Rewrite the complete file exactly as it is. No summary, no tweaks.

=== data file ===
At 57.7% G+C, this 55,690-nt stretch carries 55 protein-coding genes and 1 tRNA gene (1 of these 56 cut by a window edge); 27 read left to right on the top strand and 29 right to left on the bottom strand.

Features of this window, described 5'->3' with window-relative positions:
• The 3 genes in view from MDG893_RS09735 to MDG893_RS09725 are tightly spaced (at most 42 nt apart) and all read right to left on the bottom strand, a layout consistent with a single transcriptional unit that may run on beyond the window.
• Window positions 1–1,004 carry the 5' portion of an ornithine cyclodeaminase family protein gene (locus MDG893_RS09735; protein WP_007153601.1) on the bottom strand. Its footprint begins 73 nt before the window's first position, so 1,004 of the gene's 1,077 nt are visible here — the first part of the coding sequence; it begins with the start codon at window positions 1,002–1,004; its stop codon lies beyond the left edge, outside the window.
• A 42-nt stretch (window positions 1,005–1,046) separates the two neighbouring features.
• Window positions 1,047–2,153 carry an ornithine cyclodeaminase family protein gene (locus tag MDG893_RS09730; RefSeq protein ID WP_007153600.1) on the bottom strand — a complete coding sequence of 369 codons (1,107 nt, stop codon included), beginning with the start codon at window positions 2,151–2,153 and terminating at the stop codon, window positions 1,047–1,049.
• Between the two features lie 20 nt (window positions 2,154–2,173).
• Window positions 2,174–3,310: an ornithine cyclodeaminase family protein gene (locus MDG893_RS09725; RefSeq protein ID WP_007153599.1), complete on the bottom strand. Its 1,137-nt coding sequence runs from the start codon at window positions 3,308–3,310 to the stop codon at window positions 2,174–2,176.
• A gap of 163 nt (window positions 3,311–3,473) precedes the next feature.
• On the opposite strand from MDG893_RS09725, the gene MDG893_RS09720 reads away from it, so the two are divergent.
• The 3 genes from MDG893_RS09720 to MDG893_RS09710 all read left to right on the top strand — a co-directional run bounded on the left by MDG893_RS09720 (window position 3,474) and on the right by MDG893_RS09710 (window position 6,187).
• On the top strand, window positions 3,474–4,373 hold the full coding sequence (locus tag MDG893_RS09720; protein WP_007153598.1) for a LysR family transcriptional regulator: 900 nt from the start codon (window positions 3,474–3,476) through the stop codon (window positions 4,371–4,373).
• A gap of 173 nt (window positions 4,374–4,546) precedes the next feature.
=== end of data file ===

At 57.7% G+C, this 55,690-nt stretch carries 55 protein-coding genes and 1 tRNA gene (1 of these 56 cut by a window edge); 27 read left to right on the top strand and 29 right to left on the bottom strand.

Features of this window, described 5'->3' with window-relative positions:
• The 3 genes in view from MDG893_RS09735 to MDG893_RS09725 are tightly spaced (at most 42 nt apart) and all read right to left on the bottom strand, a layout consistent with a single transcriptional unit that may run on beyond the window.
• Window positions 1–1,004 carry the 5' portion of an ornithine cyclodeaminase family protein gene (locus MDG893_RS09735; protein WP_007153601.1) on the bottom strand. Its footprint begins 73 nt before the window's first position, so 1,004 of the gene's 1,077 nt are visible here — the first part of the coding sequence; it begins with the start codon at window positions 1,002–1,004; its stop codon lies beyond the left edge, outside the window.
• A 42-nt stretch (window positions 1,005–1,046) separates the two neighbouring features.
• Window positions 1,047–2,153 carry an ornithine cyclodeaminase family protein gene (locus tag MDG893_RS09730; RefSeq protein ID WP_007153600.1) on the bottom strand — a complete coding sequence of 369 codons (1,107 nt, stop codon included), beginning with the start codon at window positions 2,151–2,153 and terminating at the stop codon, window positions 1,047–1,049.
• Between the two features lie 20 nt (window positions 2,154–2,173).
• Window positions 2,174–3,310: an ornithine cyclodeaminase family protein gene (locus MDG893_RS09725; RefSeq protein ID WP_007153599.1), complete on the bottom strand. Its 1,137-nt coding sequence runs from the start codon at window positions 3,308–3,310 to the stop codon at window positions 2,174–2,176.
• A gap of 163 nt (window positions 3,311–3,473) precedes the next feature.
• On the opposite strand from MDG893_RS09725, the gene MDG893_RS09720 reads away from it, so the two are divergent.
• The 3 genes from MDG893_RS09720 to MDG893_RS09710 all read left to right on the top strand — a co-directional run bounded on the left by MDG893_RS09720 (window position 3,474) and on the right by MDG893_RS09710 (window position 6,187).
• On the top strand, window positions 3,474–4,373 hold the full coding sequence (locus tag MDG893_RS09720; protein WP_007153598.1) for a LysR family transcriptional regulator: 900 nt from the start codon (window positions 3,474–3,476) through the stop codon (window positions 4,371–4,373).
• A gap of 173 nt (window positions 4,374–4,546) precedes the next feature.